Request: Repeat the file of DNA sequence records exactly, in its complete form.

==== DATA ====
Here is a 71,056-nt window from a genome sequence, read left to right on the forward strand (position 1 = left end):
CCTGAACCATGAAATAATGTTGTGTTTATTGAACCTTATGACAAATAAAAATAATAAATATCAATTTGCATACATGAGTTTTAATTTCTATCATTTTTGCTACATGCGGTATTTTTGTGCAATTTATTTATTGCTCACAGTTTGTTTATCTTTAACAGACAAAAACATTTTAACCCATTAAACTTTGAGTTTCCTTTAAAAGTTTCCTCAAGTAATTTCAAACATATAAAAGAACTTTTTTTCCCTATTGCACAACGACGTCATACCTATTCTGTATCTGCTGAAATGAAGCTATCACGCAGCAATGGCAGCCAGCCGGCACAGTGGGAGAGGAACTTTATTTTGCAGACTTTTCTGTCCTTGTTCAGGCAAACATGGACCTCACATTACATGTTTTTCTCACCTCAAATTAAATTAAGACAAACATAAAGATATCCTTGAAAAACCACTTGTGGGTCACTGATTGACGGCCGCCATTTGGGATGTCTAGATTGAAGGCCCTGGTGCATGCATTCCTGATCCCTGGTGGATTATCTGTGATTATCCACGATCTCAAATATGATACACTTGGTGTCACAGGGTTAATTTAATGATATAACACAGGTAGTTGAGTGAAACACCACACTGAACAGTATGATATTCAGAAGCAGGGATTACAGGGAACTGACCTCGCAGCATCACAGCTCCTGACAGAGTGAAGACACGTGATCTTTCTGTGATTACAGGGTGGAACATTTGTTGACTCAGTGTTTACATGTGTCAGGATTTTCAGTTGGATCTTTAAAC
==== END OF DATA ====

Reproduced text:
Here is a 71,056-nt window from a genome sequence, read left to right on the forward strand (position 1 = left end):
CCTGAACCATGAAATAATGTTGTGTTTATTGAACCTTATGACAAATAAAAATAATAAATATCAATTTGCATACATGAGTTTTAATTTCTATCATTTTTGCTACATGCGGTATTTTTGTGCAATTTATTTATTGCTCACAGTTTGTTTATCTTTAACAGACAAAAACATTTTAACCCATTAAACTTTGAGTTTCCTTTAAAAGTTTCCTCAAGTAATTTCAAACATATAAAAGAACTTTTTTTCCCTATTGCACAACGACGTCATACCTATTCTGTATCTGCTGAAATGAAGCTATCACGCAGCAATGGCAGCCAGCCGGCACAGTGGGAGAGGAACTTTATTTTGCAGACTTTTCTGTCCTTGTTCAGGCAAACATGGACCTCACATTACATGTTTTTCTCACCTCAAATTAAATTAAGACAAACATAAAGATATCCTTGAAAAACCACTTGTGGGTCACTGATTGACGGCCGCCATTTGGGATGTCTAGATTGAAGGCCCTGGTGCATGCATTCCTGATCCCTGGTGGATTATCTGTGATTATCCACGATCTCAAATATGATACACTTGGTGTCACAGGGTTAATTTAATGATATAACACAGGTAGTTGAGTGAAACACCACACTGAACAGTATGATATTCAGAAGCAGGGATTACAGGGAACTGACCTCGCAGCATCACAGCTCCTGACAGAGTGAAGACACGTGATCTTTCTGTGATTACAGGGTGGAACATTTGTTGACTCAGTGTTTACATGTGTCAGGATTTTCAGTTGGATCTTTAAAC